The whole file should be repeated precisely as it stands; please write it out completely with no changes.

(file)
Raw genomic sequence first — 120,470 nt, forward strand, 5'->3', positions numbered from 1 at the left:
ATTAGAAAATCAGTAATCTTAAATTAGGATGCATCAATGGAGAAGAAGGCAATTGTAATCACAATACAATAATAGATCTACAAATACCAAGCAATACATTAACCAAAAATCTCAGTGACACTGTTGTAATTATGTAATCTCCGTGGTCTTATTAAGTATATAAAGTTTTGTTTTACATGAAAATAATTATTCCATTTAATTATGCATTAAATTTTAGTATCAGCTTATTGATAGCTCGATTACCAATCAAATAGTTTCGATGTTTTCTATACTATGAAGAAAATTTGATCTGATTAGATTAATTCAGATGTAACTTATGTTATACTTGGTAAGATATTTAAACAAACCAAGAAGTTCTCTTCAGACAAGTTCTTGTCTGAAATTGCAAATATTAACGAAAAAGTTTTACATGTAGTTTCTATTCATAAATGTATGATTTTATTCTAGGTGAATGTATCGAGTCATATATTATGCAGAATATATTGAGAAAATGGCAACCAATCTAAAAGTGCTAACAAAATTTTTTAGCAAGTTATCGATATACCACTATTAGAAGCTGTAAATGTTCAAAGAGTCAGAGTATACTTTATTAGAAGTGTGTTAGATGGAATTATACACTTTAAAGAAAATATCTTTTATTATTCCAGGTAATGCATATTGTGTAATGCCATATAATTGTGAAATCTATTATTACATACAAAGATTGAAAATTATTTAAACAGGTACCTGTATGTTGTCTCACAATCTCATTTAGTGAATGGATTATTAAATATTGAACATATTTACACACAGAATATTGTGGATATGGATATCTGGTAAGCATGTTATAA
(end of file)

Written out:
Raw genomic sequence first — 120,470 nt, forward strand, 5'->3', positions numbered from 1 at the left:
ATTAGAAAATCAGTAATCTTAAATTAGGATGCATCAATGGAGAAGAAGGCAATTGTAATCACAATACAATAATAGATCTACAAATACCAAGCAATACATTAACCAAAAATCTCAGTGACACTGTTGTAATTATGTAATCTCCGTGGTCTTATTAAGTATATAAAGTTTTGTTTTACATGAAAATAATTATTCCATTTAATTATGCATTAAATTTTAGTATCAGCTTATTGATAGCTCGATTACCAATCAAATAGTTTCGATGTTTTCTATACTATGAAGAAAATTTGATCTGATTAGATTAATTCAGATGTAACTTATGTTATACTTGGTAAGATATTTAAACAAACCAAGAAGTTCTCTTCAGACAAGTTCTTGTCTGAAATTGCAAATATTAACGAAAAAGTTTTACATGTAGTTTCTATTCATAAATGTATGATTTTATTCTAGGTGAATGTATCGAGTCATATATTATGCAGAATATATTGAGAAAATGGCAACCAATCTAAAAGTGCTAACAAAATTTTTTAGCAAGTTATCGATATACCACTATTAGAAGCTGTAAATGTTCAAAGAGTCAGAGTATACTTTATTAGAAGTGTGTTAGATGGAATTATACACTTTAAAGAAAATATCTTTTATTATTCCAGGTAATGCATATTGTGTAATGCCATATAATTGTGAAATCTATTATTACATACAAAGATTGAAAATTATTTAAACAGGTACCTGTATGTTGTCTCACAATCTCATTTAGTGAATGGATTATTAAATATTGAACATATTTACACACAGAATATTGTGGATATGGATATCTGGTAAGCATGTTATAA